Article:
P.S.--The good Professor Schneider reminded me that I didn't list isolation washers for the jacks that are needed to combat grounding loop hums and such. I didn't order the washers because I have some on hand from somewhere. I meant to mention that and knew that I needed to get back here and post it. He had sent me parts numbers for the washers a few days ago so here they are: 502-S1028 & 502-s1029--one of each for each jack. I also didn't order a switch, which I should have mention. Tons of choices there. Anyway--

Monday, June 16, 2008

Sonny Boy Terry's First One

Sonny Boy Terry

Breakfast Dance

Doc Blues Records

Here we go. This is one of those reviews that I wrote "back in the day" for a website called Delta Snake Daily Blues. A fellow by the name of Al Handa ran the Snake with dedication and a conviction to keep the blues alive with a site chock full of music reviews and news that could be used relating to the blues. Then, the website just vanished. Weird how these efforts to keep the genre alive always seem to die first. I began writing reviews for him by submitting my opinions on blues CDs that were in my possession and those that I really thought that others needed to know about and for the most part releases that I enjoyed listening to and felt were good enough to recommend. Soon, though, I was receiving several CDs a month from Al for me to put my spin on and to be quite frank, some were abysmal examples of the genre. These were tough to write about, because I'd always adhered to the policy that if you can't say something good about someone (or their efforts), then say nothing at all. I also realized, though, that the job of a critic is to critique--the good and the bad. This became somewhat of a chore for me because what I really wanted to write about was blues that revolved around the blues harp and I began to fill a drawer with CDs from Al on every type of blues imaginable--acoustic, country, delta, Chicago, West Coast, pre-war, post-war, blues/rock, rock/blues, you name it. Anyway--this is the first review that I wrote for the site back then because I felt Sonny Boy Terry had put out a winner for his first release and EVERYONE needed to hear about it. So, this is it as it appeared back in 1999.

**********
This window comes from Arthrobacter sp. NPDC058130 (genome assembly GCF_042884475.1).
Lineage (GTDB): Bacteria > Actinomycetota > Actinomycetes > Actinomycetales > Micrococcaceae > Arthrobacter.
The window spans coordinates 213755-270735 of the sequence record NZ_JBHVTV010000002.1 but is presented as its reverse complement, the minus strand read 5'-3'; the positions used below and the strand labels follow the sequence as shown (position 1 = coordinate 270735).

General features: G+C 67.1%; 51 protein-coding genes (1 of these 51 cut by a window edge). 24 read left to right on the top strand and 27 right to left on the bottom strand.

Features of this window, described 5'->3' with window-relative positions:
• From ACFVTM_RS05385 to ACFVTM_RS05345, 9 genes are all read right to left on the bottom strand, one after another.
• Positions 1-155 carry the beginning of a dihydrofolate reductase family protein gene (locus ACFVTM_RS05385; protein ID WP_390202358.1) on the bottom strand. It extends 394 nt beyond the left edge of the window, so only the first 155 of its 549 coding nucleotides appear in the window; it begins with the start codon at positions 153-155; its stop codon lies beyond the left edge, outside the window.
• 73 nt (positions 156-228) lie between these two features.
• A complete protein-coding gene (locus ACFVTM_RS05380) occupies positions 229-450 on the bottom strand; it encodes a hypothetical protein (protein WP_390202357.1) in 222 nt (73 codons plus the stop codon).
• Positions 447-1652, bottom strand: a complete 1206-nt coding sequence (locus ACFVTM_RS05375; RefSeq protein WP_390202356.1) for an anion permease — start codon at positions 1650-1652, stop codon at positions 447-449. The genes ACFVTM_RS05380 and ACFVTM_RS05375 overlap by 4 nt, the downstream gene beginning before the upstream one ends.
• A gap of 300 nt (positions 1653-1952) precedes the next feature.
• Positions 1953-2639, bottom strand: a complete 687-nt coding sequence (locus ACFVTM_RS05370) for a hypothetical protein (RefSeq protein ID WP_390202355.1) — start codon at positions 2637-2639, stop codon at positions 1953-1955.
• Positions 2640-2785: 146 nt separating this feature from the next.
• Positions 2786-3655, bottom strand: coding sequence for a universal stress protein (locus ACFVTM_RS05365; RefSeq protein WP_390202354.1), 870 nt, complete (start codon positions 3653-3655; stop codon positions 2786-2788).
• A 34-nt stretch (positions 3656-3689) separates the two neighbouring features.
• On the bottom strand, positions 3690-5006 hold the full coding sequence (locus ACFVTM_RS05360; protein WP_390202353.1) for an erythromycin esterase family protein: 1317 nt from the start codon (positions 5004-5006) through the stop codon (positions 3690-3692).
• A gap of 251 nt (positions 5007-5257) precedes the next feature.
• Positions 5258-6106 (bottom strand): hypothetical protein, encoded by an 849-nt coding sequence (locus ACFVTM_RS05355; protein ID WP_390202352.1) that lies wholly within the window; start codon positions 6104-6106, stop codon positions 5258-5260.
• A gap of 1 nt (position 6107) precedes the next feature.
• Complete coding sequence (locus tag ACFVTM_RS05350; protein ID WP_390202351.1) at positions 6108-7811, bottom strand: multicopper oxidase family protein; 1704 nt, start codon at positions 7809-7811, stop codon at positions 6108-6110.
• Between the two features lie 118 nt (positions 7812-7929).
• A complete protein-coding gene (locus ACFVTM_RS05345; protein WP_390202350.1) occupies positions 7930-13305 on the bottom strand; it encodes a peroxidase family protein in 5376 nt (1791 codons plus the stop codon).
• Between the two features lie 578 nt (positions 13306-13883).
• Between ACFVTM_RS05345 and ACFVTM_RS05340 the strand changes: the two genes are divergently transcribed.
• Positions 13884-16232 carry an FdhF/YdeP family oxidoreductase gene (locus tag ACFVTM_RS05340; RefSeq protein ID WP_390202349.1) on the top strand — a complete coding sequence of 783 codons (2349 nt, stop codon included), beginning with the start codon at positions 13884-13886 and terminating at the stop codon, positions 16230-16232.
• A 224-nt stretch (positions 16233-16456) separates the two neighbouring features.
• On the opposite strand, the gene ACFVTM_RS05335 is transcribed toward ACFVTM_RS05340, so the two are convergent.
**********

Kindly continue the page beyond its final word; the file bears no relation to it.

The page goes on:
When harpman Terry Jerome move to Houston in the early '80's and sought out and began playing with storied musicians like Jimmy "Louisiana" Dotson, Joe "Guitar" Hughes, Johnny "Clyde" Copeland and Jerry Lightfoot, it didn't take long for him to get tagged with his "Sonny Boy" moniker. They recognized the talent in his soul and on his instrument.